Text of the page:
By chance, Malcolm, my co-producer, a camera person and I encountered Anuradha just in the moment as she was leaving Le Mirch, one of Kathmandu’s best Indian restaurants. Eager to introduce Malcolm and Anuradha, I approached the small woman and explained that Malcolm had just arrived in Kathmandu. “I’m sorry but I’m too busy now, I’m the governor of Province 3. I don’t have time.” Surprised, I suggested for the two to pose for a quick picture. “Sorry, no pictures. I have to go now.” Over dinner, I explained some of the problems to Malcolm and apologized for Anuradha’s rude behavior. “Ah, don’t worry about it, Mike, this is what happens with people. I’ve seen it too many times before. The fame gets to them,” Malcolm said. My colleagues and I were amazed to hear one of Hollywood’s most famous celebrities say these words about a person relatively unknown beyond little Nepal. “Big fish in a little sea,” I said.
Soon, the same sentence would fittingly describe the manifestations of the ego of another one of Kathmandu’s prominent individuals: Kailash Sirohiya, the chairman of Kantipur Media Group.
After Malcolm’s two-week-long visit, I departed Nepal for several months to edit the documentary we filmed together - The Adventures of Maiko McDonald. When I followed up with my colleagues in Nepal over a month later if they had heard anything from Anuradha Koirala, I was surprised to learn that they still weren’t able to make contact with her. Frustrated, I sent Anuradha and Bishwo Khadka several text messages and placed several calls in order to arrange a time to meet. Neither Anuradha nor Bishwo responded.
Finally, in mid-May, I received a message from Bishwo asking if I was in Nepal. When he learned that I was out of the country, Bishwo indicated that he urgently wanted to speak about a personal matter. When we finally spoke by phone, Bishwo told me of Anuradha’s cancer diagnosis, something the aging humanitarian had mentioned to people in Kathmandu before, including to a group I was standing with at a party held at the Hyatt. “Do you think Soarway or you can sponsor her trip to America, or is there anyone? Also, do you have any doctor friends who would donate their time to treat Anuradha,” Bishwo asked. I told Bishwo that I would ask a few friends and report back to him if anyone showed interest.
Concerned about Anuradha’s health, I had to remind myself to ask Bishwo about the three young women from Maiti Nepal, who were still being trained by Kobold Nepal at the company’s expense. With the exception of Sumitra, they continued to underperform and were costing the company money. When the new manager of Kobold Nepal asked me if he should fire the women, I advised him not to do so as this could have negative repercussions. “But they’re costing us money and we don’t have enough sales to support their salaries,” the young man advised me. “Always pay the Maiti Nepal girls first. If you, personally, need money, I’ll send it to you and your other colleague by bank transfers,” I told the manager. “But Mike, they are really not listening to me,” the manager complained. I was reminded of this while listening to Bishwo explain his plans to help Anuardha fight cancer. To my great surprise, when I brought up the matter to Bishwo after we finished talking about Anuradha, he said he was too busy and would meet me to discuss the matter when we were both back in Nepal.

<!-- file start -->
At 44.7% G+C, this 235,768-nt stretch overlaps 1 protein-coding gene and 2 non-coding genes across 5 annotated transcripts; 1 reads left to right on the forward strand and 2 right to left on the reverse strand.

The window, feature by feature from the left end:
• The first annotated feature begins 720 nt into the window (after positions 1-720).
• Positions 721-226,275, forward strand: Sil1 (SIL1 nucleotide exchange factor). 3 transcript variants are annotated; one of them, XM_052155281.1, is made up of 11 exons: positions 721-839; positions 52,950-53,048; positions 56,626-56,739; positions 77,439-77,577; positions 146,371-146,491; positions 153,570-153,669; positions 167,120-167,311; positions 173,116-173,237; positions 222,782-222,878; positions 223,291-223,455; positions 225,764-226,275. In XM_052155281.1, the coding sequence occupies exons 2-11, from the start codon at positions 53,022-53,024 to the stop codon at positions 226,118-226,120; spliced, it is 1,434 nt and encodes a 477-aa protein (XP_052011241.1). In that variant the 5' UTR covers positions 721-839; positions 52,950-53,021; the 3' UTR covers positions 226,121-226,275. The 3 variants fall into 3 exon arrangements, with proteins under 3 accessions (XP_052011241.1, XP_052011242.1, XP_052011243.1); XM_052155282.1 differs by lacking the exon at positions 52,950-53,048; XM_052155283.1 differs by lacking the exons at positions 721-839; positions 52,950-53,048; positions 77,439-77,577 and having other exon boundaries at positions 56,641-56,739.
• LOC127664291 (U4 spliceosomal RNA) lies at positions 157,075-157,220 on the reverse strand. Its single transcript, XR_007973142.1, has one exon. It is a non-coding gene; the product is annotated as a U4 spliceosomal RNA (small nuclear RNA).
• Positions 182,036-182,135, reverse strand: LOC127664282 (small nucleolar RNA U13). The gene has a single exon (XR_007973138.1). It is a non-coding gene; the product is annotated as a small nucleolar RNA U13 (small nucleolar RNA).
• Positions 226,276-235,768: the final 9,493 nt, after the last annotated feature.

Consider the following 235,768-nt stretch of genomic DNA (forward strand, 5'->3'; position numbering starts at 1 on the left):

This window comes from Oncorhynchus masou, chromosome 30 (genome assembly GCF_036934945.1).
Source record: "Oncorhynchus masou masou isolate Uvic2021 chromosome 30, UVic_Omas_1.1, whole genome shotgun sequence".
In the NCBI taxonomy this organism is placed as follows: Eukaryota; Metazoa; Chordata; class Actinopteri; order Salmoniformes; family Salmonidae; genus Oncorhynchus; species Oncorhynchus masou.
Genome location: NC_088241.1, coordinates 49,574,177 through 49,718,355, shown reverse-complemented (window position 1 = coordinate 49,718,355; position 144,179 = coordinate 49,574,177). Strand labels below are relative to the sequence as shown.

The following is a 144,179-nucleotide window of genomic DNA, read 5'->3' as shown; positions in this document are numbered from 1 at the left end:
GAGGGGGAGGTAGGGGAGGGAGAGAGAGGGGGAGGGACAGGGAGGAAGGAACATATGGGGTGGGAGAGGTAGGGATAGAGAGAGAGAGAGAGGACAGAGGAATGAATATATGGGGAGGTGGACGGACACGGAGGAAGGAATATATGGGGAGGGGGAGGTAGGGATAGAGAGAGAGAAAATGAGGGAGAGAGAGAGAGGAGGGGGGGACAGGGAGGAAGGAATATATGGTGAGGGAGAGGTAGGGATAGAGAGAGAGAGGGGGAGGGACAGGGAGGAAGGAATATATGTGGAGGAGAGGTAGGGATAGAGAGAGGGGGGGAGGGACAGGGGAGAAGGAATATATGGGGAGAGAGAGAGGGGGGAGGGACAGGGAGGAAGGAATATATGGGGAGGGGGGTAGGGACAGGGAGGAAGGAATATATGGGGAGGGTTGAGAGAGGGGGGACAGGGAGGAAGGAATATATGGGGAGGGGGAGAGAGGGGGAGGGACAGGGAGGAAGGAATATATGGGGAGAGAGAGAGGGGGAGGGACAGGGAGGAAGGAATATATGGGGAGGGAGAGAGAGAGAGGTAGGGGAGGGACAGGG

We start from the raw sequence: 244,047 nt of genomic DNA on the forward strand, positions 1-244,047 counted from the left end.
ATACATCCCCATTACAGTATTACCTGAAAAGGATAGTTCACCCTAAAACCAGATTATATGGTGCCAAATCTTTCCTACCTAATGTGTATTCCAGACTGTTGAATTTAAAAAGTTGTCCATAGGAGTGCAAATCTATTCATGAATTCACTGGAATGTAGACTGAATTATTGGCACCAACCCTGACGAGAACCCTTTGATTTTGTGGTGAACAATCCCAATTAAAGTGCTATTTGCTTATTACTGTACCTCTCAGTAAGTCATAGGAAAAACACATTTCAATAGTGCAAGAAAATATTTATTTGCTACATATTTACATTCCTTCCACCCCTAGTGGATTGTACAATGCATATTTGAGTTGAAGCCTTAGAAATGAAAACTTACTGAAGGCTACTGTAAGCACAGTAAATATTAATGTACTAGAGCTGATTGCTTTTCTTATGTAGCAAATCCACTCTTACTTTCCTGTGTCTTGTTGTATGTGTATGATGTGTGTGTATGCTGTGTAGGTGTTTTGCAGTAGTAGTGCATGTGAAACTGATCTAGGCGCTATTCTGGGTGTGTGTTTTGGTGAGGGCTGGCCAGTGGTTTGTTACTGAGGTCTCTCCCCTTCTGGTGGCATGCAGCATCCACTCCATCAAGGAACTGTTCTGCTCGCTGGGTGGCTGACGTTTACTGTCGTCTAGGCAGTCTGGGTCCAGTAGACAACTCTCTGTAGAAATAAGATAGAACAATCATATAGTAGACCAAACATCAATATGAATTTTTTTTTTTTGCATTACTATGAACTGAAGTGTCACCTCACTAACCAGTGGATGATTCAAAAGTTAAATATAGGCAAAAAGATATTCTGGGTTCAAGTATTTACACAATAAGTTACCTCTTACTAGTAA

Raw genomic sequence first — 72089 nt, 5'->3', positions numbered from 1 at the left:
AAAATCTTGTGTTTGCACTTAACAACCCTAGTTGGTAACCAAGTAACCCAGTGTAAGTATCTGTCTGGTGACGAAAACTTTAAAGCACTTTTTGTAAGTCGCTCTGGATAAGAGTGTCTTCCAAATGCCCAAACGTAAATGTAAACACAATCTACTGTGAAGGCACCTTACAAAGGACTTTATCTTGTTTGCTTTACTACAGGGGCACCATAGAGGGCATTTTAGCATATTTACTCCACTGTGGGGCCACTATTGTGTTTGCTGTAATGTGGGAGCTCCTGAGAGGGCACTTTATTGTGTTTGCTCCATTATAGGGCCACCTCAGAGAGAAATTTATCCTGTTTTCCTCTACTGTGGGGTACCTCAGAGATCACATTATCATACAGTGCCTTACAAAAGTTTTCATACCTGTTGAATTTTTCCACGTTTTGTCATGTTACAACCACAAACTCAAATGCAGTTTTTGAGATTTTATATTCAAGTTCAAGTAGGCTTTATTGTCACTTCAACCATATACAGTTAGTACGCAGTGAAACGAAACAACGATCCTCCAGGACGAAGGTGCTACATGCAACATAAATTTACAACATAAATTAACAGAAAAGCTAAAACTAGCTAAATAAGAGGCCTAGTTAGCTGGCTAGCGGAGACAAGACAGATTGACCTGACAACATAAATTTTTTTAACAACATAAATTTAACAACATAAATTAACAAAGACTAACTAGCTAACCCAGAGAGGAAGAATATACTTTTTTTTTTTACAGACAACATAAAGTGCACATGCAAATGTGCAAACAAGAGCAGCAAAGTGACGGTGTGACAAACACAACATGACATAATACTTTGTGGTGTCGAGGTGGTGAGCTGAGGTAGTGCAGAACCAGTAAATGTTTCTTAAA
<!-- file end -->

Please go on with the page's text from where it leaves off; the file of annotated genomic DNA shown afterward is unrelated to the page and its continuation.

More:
My role at Kobold Nepal had always been limited to opening doors for the company to receive lucrative orders for corporate gifts produced in bulk. Previously, Kobold Nepal received an order for 3,000 custom-made luxury pens and leather pen holders from one of the country’s biggest banks, by far the biggest order in the company’s history. The pen holder was very simple, basically two identical pieces of leather stitched together with the bank’s logo embossed on one piece. In terms of steps involved, this was the simplest product except key chains.
When I asked the Kobold Nepal leather workers to do a test run of 50 pen holders to determine how much time it would take to produce 3,000 units, I was astonished to hear that it'd require the continuous efforts of the full team of eight workers over a course of at least seven weeks. “That’s if we stay late each day, don’t take any holidays and come in on seven days of the week,” I was told. One of the recurring problems of doing business in Nepal is that the endless string of holidays, family celebrations, puja ceremonies and other occasions give workers ample opportunity to take leaves of absence. This is all in addition to a curious, monthly “women’s problems leave” for the female staff. To expect all eight members of the small Kobold Nepal team to show up each day for more than eight hours (most worked for only 6-7 hours or less) and work efficiently without the usual chatter about pujas, family celebrations, religious festivals and assortment of other topics, was too optimistic even for me, “the eternal optimist,” as Malcolm McDowell liked to introduce me.